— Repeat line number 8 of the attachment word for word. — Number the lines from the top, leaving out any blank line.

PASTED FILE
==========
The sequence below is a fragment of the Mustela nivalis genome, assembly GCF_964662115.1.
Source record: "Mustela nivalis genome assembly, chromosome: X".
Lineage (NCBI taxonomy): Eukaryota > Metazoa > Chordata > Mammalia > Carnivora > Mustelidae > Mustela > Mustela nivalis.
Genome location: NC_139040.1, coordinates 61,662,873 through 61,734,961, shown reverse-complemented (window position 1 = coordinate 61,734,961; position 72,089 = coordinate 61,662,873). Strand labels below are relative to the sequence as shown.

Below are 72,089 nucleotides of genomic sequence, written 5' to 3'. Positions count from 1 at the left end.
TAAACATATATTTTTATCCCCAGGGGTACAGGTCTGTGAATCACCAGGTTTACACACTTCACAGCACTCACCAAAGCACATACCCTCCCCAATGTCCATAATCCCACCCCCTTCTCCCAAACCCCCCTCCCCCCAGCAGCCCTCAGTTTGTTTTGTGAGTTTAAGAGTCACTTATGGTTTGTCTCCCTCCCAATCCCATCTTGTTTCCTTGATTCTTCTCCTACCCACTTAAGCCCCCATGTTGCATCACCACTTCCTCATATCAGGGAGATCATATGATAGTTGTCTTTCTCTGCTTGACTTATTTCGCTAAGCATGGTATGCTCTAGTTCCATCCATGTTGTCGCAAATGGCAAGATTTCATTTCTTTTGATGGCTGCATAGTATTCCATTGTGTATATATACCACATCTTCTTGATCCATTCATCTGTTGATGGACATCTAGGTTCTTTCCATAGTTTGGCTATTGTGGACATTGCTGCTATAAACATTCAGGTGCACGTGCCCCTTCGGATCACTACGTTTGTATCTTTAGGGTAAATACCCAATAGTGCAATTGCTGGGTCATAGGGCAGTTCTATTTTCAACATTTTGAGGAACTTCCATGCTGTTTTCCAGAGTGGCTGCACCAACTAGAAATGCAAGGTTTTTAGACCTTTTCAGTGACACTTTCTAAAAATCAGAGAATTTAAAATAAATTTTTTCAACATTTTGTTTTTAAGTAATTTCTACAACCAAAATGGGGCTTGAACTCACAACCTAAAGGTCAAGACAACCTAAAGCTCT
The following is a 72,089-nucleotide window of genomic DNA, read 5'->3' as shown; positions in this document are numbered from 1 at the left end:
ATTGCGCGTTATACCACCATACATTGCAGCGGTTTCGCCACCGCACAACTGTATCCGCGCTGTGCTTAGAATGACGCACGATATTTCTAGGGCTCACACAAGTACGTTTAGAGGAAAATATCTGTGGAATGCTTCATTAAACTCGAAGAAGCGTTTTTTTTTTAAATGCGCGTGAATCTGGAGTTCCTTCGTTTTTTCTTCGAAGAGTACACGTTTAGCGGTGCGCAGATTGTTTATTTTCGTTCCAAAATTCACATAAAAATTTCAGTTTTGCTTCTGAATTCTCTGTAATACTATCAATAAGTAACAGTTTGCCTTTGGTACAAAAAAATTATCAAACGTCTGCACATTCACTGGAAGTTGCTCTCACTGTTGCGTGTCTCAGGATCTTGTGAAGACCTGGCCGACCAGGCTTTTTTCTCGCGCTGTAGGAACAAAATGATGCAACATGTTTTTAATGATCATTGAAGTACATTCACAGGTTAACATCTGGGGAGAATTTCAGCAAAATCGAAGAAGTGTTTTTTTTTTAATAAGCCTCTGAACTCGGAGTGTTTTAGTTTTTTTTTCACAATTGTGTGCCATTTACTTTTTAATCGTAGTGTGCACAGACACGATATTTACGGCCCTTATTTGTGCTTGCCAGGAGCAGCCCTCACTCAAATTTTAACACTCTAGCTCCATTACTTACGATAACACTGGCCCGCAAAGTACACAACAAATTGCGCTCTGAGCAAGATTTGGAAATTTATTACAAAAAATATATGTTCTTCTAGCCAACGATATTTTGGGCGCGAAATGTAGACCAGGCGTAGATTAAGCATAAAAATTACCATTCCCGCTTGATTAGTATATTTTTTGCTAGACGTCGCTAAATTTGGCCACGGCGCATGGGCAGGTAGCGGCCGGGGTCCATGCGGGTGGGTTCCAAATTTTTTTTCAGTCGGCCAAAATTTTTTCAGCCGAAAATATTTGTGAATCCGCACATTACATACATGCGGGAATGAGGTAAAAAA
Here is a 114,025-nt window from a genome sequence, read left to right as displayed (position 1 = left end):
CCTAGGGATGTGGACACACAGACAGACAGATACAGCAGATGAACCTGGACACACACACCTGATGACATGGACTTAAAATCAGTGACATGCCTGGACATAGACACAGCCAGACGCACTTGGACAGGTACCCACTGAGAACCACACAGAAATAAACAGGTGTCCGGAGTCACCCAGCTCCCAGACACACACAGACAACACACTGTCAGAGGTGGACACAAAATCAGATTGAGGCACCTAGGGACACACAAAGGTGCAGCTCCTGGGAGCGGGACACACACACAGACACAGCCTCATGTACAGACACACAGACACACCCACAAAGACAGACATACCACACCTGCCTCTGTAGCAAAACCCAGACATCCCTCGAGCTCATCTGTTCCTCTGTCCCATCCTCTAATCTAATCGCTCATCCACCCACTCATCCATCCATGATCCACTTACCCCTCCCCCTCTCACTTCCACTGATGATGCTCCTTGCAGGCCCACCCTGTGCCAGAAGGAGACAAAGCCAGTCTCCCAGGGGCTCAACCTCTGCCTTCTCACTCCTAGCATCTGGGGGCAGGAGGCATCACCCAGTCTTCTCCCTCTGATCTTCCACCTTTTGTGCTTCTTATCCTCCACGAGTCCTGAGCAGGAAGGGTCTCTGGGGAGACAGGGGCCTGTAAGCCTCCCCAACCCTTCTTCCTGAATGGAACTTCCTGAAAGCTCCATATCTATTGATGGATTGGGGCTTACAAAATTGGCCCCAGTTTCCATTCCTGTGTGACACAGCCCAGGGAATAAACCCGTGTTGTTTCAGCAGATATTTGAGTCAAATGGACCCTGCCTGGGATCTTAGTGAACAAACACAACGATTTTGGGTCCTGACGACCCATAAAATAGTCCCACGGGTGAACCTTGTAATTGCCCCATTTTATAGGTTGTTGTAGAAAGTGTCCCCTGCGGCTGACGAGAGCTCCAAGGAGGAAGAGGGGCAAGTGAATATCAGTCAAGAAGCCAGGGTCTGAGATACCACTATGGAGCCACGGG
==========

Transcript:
ATTGCGCGTTATACCACCATACATTGCAGCGGTTTCGCCACCGCACAACTGTATCCGCGCTGTGCTTAGAATGACGCACGATATTTCTAGGGCTCACACAAGTACGTTTAGAGGAAAATATCTGTGGAATGCTTCATTAAACTCGAAGAAGCGTTTTTTTTTTAAATGCGCGTGAATCTGGAGTTCCTTCGTTTTTTCTTCGAAGAGTACACGTTTAGCGGTGCGCAGATTGTTTATTTTCGTTCCAAAATTCACATAAAAATTTCAGTTTTGCTTCTGAATTCTCTGTAATACTATCAATAAGTAACAGTTTGCCTTTGGTACAAAAAAATTATCAAACGTCTGCACATTCACTGGAAGTTGCTCTCACTGTTGCGTGTCTCAGGATCTTGTGAAGACCTGGCCGACCAGGCTTTTTTCTCGCGCTGTAGGAACAAAATGATGCAACATGTTTTTAATGATCATTGAAGTACATTCACAGGTTAACATCTGGGGAGAATTTCAGCAAAATCGAAGAAGTGTTTTTTTTTTAATAAGCCTCTGAACTCGGAGTGTTTTAGTTTTTTTTTCACAATTGTGTGCCATTTACTTTTTAATCGTAGTGTGCACAGACACGATATTTACGGCCCTTATTTGTGCTTGCCAGGAGCAGCCCTCACTCAAATTTTAACACTCTAGCTCCATTACTTACGATAACACTGGCCCGCAAAGTACACAACAAATTGCGCTCTGAGCAAGATTTGGAAATTTATTACAAAAAATATATGTTCTTCTAGCCAACGATATTTTGGGCGCGAAATGTAGACCAGGCGTAGATTAAGCATAAAAATTACCATTCCCGCTTGATTAGTATATTTTTTGCTAGACGTCGCTAAATTTGGCCACGGCGCATGGGCAGGTAGCGGCCGGGGTCCATGCGGGTGGGTTCCAAATTTTTTTTCAGTCGGCCAAAATTTTTTCAGCCGAAAATATTTGTGAATCCGCACATTACATACATGCGGGAATGAGGTAAAAAA